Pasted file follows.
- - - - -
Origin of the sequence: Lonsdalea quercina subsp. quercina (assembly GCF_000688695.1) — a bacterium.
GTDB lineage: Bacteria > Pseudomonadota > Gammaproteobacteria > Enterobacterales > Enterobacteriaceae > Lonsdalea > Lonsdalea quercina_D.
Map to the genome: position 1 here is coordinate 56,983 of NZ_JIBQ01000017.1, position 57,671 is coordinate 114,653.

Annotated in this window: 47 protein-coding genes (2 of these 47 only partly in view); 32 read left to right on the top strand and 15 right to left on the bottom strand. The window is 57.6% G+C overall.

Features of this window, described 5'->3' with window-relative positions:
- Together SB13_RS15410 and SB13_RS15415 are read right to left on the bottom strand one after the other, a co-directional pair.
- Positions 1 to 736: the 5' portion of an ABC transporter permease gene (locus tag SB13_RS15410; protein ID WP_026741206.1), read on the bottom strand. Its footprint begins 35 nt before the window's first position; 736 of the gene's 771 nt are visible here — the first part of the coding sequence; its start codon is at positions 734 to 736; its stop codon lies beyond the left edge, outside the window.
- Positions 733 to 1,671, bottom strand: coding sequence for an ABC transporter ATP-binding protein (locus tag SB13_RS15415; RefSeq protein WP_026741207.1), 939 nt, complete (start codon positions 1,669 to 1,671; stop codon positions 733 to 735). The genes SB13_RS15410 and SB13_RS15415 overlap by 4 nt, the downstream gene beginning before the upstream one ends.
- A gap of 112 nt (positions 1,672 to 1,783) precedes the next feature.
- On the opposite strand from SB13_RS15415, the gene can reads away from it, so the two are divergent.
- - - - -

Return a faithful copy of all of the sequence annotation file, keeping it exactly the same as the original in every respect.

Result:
Origin of the sequence: Lonsdalea quercina subsp. quercina (assembly GCF_000688695.1) — a bacterium.
GTDB lineage: Bacteria > Pseudomonadota > Gammaproteobacteria > Enterobacterales > Enterobacteriaceae > Lonsdalea > Lonsdalea quercina_D.
Map to the genome: position 1 here is coordinate 56,983 of NZ_JIBQ01000017.1, position 57,671 is coordinate 114,653.

Annotated in this window: 47 protein-coding genes (2 of these 47 only partly in view); 32 read left to right on the top strand and 15 right to left on the bottom strand. The window is 57.6% G+C overall.

Features of this window, described 5'->3' with window-relative positions:
- Together SB13_RS15410 and SB13_RS15415 are read right to left on the bottom strand one after the other, a co-directional pair.
- Positions 1 to 736: the 5' portion of an ABC transporter permease gene (locus tag SB13_RS15410; protein ID WP_026741206.1), read on the bottom strand. Its footprint begins 35 nt before the window's first position; 736 of the gene's 771 nt are visible here — the first part of the coding sequence; its start codon is at positions 734 to 736; its stop codon lies beyond the left edge, outside the window.
- Positions 733 to 1,671, bottom strand: coding sequence for an ABC transporter ATP-binding protein (locus tag SB13_RS15415; RefSeq protein WP_026741207.1), 939 nt, complete (start codon positions 1,669 to 1,671; stop codon positions 733 to 735). The genes SB13_RS15410 and SB13_RS15415 overlap by 4 nt, the downstream gene beginning before the upstream one ends.
- A gap of 112 nt (positions 1,672 to 1,783) precedes the next feature.
- On the opposite strand from SB13_RS15415, the gene can reads away from it, so the two are divergent.